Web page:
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Nutr Metab Cardiovasc Dis. 2000 Oct;10(5):247-51.

L-carnitine reduces plasma lipoprotein(a) levels in patients with hyper Lp(a).

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Center E. Grossi Paoletti, Institute of Pharmacological Sciences, University of Milano, Italy.



Elevated Lp(a) levels are a significant cardiovascular risk factor, particularly for young individuals and for subjects with concomitant high LDL cholesterol. Increased Lp(a) is believed to be linked to an enhanced production of the lipoprotein, controlled by genetic factors; it can be reduced by agents such as nicotinic acid, lowering free fatty acid inflow to the liver.


L-carnitine, a natural compound stimulating fatty acid oxidation at the mitochondrial level, was tested in a double blind study in 36 subjects with Lp(a) levels ranging between 40-80 mg/dL, in most with concomitant LDL cholesterol and triglyceride elevations. L-carnitine (2 g/day) significantly reduced Lp(a) levels (-7.7% vs baseline and -11.7% vs placebo treatment), the reduction being more dramatic in the subjects with the more marked elevations. In particular, in the L-carnitine group, 14 out of 18 subjects (77.8%) had a significant reduction of Lp(a) vs only 7 out of 18 (38.9%) in the placebo group (chi 2 = 4.11, p = 0.0452). In a significant number of subjects the reduction of Lp(a) resulted in a return of this major cardiovascular risk parameter to the normal range.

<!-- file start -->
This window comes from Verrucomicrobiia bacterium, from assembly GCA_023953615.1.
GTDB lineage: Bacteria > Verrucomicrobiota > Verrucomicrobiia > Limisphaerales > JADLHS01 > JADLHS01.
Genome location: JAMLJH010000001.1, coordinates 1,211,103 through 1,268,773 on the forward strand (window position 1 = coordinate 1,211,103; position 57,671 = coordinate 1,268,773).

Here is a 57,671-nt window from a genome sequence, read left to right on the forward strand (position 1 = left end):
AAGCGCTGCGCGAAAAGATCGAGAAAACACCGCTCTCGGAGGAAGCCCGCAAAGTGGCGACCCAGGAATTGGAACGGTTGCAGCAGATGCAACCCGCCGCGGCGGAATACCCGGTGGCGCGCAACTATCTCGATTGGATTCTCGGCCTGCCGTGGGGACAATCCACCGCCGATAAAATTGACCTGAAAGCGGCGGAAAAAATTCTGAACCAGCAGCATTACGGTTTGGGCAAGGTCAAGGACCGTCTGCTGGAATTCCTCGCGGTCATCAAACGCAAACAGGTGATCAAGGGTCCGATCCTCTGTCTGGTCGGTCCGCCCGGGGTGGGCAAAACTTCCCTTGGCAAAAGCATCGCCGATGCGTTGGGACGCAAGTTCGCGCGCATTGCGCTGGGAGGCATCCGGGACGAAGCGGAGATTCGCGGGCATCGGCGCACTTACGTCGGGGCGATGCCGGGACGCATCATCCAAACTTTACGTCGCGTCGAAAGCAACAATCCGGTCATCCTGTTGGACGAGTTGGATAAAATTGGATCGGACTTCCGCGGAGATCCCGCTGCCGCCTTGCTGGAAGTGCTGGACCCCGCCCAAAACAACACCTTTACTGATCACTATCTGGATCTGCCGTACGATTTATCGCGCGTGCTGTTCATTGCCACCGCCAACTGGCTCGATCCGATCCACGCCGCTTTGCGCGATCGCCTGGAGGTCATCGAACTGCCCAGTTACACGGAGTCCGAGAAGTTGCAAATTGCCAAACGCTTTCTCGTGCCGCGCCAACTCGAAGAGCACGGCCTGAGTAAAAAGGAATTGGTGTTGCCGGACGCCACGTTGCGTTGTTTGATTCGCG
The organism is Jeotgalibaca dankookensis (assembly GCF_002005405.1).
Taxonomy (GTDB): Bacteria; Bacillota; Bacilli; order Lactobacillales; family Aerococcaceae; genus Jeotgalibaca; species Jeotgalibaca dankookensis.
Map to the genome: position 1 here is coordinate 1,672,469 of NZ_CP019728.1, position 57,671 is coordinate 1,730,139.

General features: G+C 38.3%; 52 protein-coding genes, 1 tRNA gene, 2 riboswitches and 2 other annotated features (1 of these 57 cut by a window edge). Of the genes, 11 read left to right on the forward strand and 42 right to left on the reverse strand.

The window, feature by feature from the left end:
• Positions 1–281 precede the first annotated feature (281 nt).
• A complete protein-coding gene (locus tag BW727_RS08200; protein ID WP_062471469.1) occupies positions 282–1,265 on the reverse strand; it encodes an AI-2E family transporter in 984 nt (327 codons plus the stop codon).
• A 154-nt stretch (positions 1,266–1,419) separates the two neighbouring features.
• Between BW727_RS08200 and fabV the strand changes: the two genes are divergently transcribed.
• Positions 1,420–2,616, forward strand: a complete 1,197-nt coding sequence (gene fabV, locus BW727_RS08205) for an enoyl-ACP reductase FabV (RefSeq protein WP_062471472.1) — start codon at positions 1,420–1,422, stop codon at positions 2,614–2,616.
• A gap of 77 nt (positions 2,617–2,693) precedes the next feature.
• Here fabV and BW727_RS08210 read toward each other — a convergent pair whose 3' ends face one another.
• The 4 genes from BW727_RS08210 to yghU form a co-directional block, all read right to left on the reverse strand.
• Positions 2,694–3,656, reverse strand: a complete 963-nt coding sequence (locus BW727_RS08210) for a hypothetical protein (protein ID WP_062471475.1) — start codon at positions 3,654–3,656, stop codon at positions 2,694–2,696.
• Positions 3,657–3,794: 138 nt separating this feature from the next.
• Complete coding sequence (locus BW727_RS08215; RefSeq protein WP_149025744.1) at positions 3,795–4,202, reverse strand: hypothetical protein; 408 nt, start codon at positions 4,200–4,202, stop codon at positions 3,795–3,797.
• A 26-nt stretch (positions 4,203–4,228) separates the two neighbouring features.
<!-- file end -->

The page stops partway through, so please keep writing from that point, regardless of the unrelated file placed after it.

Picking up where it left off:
L-carnitine offers a potentially useful therapeutic agent for atherogenic conditions characterized by high Lp(a) levels, also in view of the excellent tolerability and essential lack of major side effects.

[Indexed for MEDLINE]

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